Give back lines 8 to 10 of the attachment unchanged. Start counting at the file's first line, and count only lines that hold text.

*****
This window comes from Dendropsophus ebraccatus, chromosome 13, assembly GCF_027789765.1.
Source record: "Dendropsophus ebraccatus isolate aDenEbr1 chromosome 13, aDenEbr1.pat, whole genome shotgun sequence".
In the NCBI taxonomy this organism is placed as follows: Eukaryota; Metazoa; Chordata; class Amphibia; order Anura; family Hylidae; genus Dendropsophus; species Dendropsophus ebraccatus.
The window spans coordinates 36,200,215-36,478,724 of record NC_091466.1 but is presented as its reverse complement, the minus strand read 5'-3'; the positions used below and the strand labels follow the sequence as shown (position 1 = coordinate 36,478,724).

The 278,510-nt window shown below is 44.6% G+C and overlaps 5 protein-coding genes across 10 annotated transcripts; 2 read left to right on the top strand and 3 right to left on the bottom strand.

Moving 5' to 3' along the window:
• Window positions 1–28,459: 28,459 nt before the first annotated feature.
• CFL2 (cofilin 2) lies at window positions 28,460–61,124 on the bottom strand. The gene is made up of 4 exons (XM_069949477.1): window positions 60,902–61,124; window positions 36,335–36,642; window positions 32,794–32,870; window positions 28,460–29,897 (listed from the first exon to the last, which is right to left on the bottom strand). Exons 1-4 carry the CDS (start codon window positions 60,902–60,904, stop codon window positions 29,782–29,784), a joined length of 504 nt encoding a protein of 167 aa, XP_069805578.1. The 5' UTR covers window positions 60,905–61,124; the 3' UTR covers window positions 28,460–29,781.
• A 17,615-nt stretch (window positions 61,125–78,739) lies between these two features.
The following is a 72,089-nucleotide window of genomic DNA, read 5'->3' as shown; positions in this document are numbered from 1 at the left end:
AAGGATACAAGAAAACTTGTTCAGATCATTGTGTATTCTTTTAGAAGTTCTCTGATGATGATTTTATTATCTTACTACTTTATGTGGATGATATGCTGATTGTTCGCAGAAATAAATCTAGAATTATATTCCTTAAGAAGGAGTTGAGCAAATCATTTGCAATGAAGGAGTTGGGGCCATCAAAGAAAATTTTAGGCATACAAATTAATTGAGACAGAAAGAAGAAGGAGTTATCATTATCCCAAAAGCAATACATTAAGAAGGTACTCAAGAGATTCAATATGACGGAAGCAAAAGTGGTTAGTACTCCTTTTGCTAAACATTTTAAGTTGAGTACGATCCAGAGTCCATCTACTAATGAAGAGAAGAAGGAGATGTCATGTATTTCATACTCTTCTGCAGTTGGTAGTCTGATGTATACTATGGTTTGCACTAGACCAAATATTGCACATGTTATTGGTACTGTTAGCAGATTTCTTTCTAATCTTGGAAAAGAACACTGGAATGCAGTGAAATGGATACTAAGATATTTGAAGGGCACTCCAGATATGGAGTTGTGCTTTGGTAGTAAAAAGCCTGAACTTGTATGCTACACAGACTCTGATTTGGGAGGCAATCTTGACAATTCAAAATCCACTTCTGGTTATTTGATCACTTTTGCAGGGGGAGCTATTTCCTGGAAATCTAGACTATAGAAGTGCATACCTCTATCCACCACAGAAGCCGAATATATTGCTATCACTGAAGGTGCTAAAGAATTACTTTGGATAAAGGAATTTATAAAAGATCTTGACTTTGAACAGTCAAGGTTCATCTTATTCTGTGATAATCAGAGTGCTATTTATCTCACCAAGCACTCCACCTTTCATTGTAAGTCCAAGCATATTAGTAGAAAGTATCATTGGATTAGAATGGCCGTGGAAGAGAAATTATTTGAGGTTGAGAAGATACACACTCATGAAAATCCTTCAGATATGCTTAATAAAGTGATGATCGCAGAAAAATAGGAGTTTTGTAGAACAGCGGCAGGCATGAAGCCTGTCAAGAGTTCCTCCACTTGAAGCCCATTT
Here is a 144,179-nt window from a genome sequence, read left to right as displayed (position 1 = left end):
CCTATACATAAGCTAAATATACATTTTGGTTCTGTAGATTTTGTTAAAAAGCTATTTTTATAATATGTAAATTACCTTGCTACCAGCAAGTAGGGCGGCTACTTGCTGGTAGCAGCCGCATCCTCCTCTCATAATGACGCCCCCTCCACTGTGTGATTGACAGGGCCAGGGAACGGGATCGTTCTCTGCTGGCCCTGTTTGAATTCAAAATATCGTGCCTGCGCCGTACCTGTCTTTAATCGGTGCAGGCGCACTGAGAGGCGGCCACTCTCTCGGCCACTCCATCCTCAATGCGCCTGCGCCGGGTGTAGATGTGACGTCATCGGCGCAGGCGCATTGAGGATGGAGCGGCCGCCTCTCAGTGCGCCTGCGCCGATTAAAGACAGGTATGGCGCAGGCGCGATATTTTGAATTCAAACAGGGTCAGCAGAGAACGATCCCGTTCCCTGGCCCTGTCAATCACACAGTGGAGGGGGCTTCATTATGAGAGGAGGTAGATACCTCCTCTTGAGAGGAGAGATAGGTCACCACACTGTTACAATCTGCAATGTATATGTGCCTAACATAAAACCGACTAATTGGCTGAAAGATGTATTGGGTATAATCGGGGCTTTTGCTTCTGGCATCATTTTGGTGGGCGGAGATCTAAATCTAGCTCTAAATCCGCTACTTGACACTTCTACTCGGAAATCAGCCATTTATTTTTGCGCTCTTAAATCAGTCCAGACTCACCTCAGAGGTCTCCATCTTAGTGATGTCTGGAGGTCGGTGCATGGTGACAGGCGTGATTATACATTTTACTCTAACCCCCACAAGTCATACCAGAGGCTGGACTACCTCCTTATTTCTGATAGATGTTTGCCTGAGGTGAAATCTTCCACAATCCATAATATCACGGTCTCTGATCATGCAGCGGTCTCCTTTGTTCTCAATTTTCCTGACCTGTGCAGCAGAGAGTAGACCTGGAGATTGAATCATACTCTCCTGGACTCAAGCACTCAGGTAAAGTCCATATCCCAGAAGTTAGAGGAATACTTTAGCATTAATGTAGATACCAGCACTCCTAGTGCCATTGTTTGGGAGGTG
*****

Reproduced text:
• CFL2 (cofilin 2) lies at window positions 28,460–61,124 on the bottom strand. The gene is made up of 4 exons (XM_069949477.1): window positions 60,902–61,124; window positions 36,335–36,642; window positions 32,794–32,870; window positions 28,460–29,897 (listed from the first exon to the last, which is right to left on the bottom strand). Exons 1-4 carry the CDS (start codon window positions 60,902–60,904, stop codon window positions 29,782–29,784), a joined length of 504 nt encoding a protein of 167 aa, XP_069805578.1. The 5' UTR covers window positions 60,905–61,124; the 3' UTR covers window positions 28,460–29,781.
• A 17,615-nt stretch (window positions 61,125–78,739) lies between these two features.
The following is a 72,089-nucleotide window of genomic DNA, read 5'->3' as shown; positions in this document are numbered from 1 at the left end: